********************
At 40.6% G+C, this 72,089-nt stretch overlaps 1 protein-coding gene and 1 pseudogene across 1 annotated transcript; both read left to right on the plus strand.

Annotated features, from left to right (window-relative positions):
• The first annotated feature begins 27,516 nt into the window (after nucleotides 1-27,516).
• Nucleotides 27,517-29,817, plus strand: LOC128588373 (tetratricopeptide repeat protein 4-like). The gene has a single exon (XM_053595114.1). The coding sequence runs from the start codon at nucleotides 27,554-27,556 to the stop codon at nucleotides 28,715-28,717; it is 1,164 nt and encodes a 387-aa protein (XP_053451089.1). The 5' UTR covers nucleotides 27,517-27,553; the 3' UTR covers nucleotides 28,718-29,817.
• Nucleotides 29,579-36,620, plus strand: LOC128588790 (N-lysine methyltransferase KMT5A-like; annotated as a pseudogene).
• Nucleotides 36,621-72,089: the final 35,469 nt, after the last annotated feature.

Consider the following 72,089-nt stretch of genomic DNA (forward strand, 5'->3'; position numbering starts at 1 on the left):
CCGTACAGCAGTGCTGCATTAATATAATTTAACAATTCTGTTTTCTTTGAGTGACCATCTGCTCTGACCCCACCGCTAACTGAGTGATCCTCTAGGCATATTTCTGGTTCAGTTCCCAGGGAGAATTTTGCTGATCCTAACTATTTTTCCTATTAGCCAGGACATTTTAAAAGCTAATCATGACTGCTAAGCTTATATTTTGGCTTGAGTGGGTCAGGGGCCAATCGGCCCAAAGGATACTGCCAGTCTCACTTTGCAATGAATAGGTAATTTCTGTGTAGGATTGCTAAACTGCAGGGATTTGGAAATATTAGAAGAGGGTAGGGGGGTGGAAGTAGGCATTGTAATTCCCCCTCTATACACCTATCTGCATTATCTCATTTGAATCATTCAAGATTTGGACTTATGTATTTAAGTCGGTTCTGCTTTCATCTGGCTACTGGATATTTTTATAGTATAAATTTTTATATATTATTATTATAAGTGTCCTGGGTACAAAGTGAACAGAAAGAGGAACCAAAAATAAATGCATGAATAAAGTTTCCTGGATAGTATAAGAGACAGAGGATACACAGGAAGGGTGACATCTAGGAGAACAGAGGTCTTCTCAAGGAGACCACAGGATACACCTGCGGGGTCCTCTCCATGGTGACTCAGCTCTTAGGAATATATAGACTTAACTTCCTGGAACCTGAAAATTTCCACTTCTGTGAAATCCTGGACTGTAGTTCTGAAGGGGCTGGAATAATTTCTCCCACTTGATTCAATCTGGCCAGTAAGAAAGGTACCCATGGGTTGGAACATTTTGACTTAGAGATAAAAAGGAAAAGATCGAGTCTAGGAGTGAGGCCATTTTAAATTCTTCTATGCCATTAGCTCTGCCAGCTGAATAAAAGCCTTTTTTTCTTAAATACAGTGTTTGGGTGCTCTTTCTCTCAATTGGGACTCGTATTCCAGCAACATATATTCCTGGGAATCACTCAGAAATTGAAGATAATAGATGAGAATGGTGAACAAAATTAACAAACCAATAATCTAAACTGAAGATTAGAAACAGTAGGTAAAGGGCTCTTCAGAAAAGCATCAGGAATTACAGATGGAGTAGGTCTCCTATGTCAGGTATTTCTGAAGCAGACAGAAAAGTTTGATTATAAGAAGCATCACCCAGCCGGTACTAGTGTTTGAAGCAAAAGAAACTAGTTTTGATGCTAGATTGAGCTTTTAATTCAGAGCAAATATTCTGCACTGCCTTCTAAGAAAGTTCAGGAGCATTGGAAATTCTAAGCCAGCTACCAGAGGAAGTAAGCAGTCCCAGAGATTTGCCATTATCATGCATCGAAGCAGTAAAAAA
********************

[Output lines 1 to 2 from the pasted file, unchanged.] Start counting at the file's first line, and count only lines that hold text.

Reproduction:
At 40.6% G+C, this 72,089-nt stretch overlaps 1 protein-coding gene and 1 pseudogene across 1 annotated transcript; both read left to right on the plus strand.

Annotated features, from left to right (window-relative positions):